Tomatoes and Squirrels

Any suggestions for deterring squirrels from eating my beautiful tomatoes? It doesn't seem to matter to them if they are ripe or green. The plants can be full of fruit when I leave for work in the morning and quite sparse when I come home in the afternoon. Please Help! Thanks in advance,
^Mile^^High^
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Put up a squirrel feeder and give them something they like better than tomatoes (sunflower seeds mixed with corn, and or other grain).
Dwayne

can
when
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Shoot them before you go to work (unless you are prohibited of course).
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Phaedrine Stonebridge wrote:

If you use a BB/pellet gun, most everywhere in the US allows this as a removal of a nuisance creature. Check with your local law enforcement, to be sure, but emphasize that the animals are destroying property and that you plan to shoot them with an air gun. The main problem you may have is that many people hunt squirrels for food, and so their is an established hunting season for the creatures.
If you do decide to shoot them [and I've been doing it on an off for years], get a BB gun that can shoot at a high velocity, use flat-head pellets, and practice before you go out to shoot them. Squirrels are tough creatures, and it isn't easy to kill them with a single shot from a BB gun. If you hit them anywhere behind the front legs, they'll likely run away and suffer. Hitting them in the head or in front of the legs with a BB also won't ensure a quick kill. A flat-head pellet to the chest or head will knock them down, and you can finish them with another shot if necessary. I'm a pretty dead shot with my BB gun, and can knock a squirrel down anywhere out to about 50 yards. But I always use the pellets, and won't shoot if I can't hit the head.
Andrew
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years],
and
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I find that after you kill them pinning them up on a cross next to your tomatoes as a warning to other squirrels to stay away works really well :p
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"Latt้s" wrote:

Well, they aren't stupid animals. After a few days of "training" I find that I can shoot a BB into the ground and scare the squirrels off for the day.
Andrew
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I find that after you kill them pinning them up on a cross next to your tomatoes as a warning to other squirrels to stay away works really well :p
Realllllly? More details please.
F.J.
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Lead (.22 cal) or a rat trap baited with sunflower seeds sprinkled over the trigger. (Put the baited rat trap inside a plastic bucket so birds will not be attracted) The little bastards seem to eat just enough of a tomato to destroy it and then move on to the next. Encourage weasels and large snakes or anything that dines on squirrels. Apparently they are good to eat.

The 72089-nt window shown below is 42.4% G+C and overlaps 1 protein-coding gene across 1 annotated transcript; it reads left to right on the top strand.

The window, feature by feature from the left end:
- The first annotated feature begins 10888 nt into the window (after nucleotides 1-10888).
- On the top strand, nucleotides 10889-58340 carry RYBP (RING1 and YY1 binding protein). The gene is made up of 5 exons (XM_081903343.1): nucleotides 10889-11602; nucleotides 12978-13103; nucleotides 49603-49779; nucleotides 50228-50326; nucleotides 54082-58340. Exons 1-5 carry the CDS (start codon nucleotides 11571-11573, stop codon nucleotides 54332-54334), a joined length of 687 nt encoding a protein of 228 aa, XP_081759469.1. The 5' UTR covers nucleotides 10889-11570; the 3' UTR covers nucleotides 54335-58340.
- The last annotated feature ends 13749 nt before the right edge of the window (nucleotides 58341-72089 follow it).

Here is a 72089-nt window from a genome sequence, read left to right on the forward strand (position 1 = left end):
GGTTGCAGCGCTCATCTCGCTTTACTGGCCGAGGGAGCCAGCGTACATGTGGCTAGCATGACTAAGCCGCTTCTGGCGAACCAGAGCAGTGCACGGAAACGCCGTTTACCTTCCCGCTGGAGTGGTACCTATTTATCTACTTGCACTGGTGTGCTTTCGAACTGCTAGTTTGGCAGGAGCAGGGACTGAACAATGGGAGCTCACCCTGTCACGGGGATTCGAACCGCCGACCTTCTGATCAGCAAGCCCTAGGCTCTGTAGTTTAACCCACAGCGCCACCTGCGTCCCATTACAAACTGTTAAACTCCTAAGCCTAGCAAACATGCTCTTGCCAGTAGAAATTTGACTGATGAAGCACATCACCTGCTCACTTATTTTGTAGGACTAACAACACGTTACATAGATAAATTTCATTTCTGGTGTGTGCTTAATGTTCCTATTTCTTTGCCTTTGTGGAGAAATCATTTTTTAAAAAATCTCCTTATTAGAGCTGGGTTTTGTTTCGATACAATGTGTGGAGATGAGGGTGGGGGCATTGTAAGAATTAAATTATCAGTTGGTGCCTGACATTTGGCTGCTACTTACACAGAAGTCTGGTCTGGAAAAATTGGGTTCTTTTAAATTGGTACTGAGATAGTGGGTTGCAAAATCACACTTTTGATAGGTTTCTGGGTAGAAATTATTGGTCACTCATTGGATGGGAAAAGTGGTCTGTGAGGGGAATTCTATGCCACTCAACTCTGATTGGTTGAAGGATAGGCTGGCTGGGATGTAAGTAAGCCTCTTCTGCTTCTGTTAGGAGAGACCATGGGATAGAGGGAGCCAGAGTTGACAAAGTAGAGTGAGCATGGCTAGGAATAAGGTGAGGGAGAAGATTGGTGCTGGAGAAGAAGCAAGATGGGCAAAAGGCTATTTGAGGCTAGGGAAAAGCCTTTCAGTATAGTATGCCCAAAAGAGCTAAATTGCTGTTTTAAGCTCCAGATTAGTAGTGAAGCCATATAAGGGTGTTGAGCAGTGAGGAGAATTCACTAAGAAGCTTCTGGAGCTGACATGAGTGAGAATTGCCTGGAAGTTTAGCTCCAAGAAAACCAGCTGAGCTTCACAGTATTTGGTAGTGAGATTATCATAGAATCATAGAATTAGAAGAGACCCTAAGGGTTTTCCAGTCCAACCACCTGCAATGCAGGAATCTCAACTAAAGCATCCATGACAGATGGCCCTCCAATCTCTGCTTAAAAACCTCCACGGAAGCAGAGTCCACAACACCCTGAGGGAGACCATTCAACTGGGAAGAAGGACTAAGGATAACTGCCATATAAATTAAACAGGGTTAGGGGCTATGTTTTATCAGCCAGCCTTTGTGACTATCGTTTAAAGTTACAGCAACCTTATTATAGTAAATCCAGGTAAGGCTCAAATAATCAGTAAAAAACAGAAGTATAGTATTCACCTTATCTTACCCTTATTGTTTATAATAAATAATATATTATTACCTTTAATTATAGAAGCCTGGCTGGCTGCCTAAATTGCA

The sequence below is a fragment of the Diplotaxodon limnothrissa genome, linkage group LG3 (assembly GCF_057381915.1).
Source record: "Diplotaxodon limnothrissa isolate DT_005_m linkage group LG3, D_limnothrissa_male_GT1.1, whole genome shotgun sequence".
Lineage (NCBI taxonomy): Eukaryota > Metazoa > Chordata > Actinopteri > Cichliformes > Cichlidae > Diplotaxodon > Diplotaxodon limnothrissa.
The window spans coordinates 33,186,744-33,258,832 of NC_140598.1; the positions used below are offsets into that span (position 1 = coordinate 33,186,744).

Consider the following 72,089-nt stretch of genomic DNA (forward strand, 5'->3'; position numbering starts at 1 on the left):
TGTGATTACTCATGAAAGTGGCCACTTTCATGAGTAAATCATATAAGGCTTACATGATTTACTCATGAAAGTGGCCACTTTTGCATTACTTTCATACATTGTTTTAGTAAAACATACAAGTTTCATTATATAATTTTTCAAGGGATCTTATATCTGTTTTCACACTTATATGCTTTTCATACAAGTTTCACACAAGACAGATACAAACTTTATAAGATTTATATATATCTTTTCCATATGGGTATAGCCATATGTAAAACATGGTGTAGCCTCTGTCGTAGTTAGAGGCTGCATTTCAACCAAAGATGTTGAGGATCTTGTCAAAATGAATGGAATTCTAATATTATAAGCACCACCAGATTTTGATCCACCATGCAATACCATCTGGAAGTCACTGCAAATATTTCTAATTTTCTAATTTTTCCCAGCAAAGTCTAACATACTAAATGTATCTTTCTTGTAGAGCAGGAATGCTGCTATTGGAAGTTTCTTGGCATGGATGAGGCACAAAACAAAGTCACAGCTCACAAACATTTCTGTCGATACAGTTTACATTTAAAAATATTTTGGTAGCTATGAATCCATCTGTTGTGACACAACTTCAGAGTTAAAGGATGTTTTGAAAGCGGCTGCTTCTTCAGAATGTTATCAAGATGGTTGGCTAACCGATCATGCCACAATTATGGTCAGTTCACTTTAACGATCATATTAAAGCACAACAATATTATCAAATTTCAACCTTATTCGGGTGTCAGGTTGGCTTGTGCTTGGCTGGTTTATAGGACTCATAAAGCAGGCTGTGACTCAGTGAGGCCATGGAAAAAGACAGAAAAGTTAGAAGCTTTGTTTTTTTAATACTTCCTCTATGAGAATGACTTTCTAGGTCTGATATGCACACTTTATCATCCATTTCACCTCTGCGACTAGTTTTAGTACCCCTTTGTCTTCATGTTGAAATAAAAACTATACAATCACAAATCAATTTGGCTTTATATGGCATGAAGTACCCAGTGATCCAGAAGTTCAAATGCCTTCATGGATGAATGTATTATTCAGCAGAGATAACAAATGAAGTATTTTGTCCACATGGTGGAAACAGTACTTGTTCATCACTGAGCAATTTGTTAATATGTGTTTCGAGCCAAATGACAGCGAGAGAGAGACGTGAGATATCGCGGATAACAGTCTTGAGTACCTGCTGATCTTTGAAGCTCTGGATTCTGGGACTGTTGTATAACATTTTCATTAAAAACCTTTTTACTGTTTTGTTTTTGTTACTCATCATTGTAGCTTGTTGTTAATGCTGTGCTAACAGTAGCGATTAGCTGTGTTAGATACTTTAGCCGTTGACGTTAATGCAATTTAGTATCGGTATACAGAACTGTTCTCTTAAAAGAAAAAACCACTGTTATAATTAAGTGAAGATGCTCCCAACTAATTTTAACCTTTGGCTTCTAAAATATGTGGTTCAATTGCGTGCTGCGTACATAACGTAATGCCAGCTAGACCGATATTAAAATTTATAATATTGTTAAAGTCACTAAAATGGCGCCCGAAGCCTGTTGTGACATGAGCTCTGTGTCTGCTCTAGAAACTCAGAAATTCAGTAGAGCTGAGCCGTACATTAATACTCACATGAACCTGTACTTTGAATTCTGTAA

Farmer John (Death to the Rats!!!)
wrote:

tomatoes?
removal
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Phaedrine Stonebridge wrote:

Those are good, but more expensive.

For us city folk, that's not an option. Also, my next-door neighbor uses a .22 [against the law] loaded with hollow-point shorts. It is much louder than my air gun. More effective, for sure. But deinfitely louder. We can all tell when she's shooting.
Andrew
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Definitely a stupid thing to do in the city. "CB" rounds refer to cartridges that produce low velocity and reduced noise. Ballistically, they are similar to a .22 Caliber air rifle and are used for indoor shooting, and close range pest control.
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I had problems with *something* (likely birds) putting holes in my tomatoes. The theory was whatever was doing it was thirsty, so I put out some pots with water in them, and the problems stopped (I garden in California, where there's no rain to speak of during the summer months). Not sure if it'll apply in your case, but might be worth a shot.
Scott
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Mile High wrote:

Wow, I wonder why... Our area is LOADED with squirrels and they've never touched my tomatoes. If they did though, I'd be thinking BBQ or spagetti sauce...
--
Steve


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can
when
I had the same problem with Squirrels. I tried fake owls, fake rattle snakes, Poison (they got fat and happy but not dead) and fencing. Nothing worked until I decided to trap them. I called a company called Havahart and ordered 2 squirrel sized varmint traps. I couldn't believe how well these things worked. Caught about 24 squirrels in little over a week (use tomatoes or squirrel grub as bait). The only bad thing was I had to drive them about 5 miles away otherwise I was told they would find their way back. I probably could have a had a whole summers worth of squirrel jerky if I caught the urge.
I have not had problem with squirrels since
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Comcast News wrote:

I tried that, too. But those little buggers are masters of the epee.
Andrew
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tee hee
Andrew McMichael wrote:

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I have noticed that too but their imbrocatta leaves much to be desired.
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I was hoping to hear a more humane way to stop the critters from destroying my crops.
--
^Mile^^High^
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